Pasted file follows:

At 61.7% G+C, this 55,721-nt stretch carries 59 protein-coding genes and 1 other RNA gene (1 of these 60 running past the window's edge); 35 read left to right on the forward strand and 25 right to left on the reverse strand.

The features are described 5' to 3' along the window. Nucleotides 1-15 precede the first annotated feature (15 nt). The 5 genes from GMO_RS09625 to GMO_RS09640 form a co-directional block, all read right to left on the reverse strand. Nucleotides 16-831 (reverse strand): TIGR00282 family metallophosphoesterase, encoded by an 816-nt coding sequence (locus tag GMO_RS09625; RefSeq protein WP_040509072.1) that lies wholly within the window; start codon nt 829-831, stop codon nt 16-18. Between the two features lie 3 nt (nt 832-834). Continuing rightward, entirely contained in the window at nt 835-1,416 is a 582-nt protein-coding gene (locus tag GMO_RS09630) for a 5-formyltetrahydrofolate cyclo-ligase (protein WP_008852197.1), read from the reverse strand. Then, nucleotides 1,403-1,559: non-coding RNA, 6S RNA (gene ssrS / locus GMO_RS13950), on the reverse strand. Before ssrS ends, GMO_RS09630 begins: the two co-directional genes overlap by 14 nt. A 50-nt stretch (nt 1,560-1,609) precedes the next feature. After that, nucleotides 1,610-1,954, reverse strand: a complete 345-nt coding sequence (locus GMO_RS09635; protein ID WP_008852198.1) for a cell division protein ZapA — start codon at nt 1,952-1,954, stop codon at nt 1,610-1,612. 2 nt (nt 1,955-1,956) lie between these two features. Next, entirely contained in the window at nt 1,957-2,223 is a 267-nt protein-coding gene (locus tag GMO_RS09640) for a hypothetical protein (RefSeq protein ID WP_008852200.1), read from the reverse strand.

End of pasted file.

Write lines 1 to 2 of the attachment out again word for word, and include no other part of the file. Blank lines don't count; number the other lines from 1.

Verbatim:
At 61.7% G+C, this 55,721-nt stretch carries 59 protein-coding genes and 1 other RNA gene (1 of these 60 running past the window's edge); 35 read left to right on the forward strand and 25 right to left on the reverse strand.

The features are described 5' to 3' along the window. Nucleotides 1-15 precede the first annotated feature (15 nt). The 5 genes from GMO_RS09625 to GMO_RS09640 form a co-directional block, all read right to left on the reverse strand. Nucleotides 16-831 (reverse strand): TIGR00282 family metallophosphoesterase, encoded by an 816-nt coding sequence (locus tag GMO_RS09625; RefSeq protein WP_040509072.1) that lies wholly within the window; start codon nt 829-831, stop codon nt 16-18. Between the two features lie 3 nt (nt 832-834). Continuing rightward, entirely contained in the window at nt 835-1,416 is a 582-nt protein-coding gene (locus tag GMO_RS09630) for a 5-formyltetrahydrofolate cyclo-ligase (protein WP_008852197.1), read from the reverse strand. Then, nucleotides 1,403-1,559: non-coding RNA, 6S RNA (gene ssrS / locus GMO_RS13950), on the reverse strand. Before ssrS ends, GMO_RS09630 begins: the two co-directional genes overlap by 14 nt. A 50-nt stretch (nt 1,560-1,609) precedes the next feature. After that, nucleotides 1,610-1,954, reverse strand: a complete 345-nt coding sequence (locus GMO_RS09635; protein ID WP_008852198.1) for a cell division protein ZapA — start codon at nt 1,952-1,954, stop codon at nt 1,610-1,612. 2 nt (nt 1,955-1,956) lie between these two features. Next, entirely contained in the window at nt 1,957-2,223 is a 267-nt protein-coding gene (locus tag GMO_RS09640) for a hypothetical protein (RefSeq protein ID WP_008852200.1), read from the reverse strand.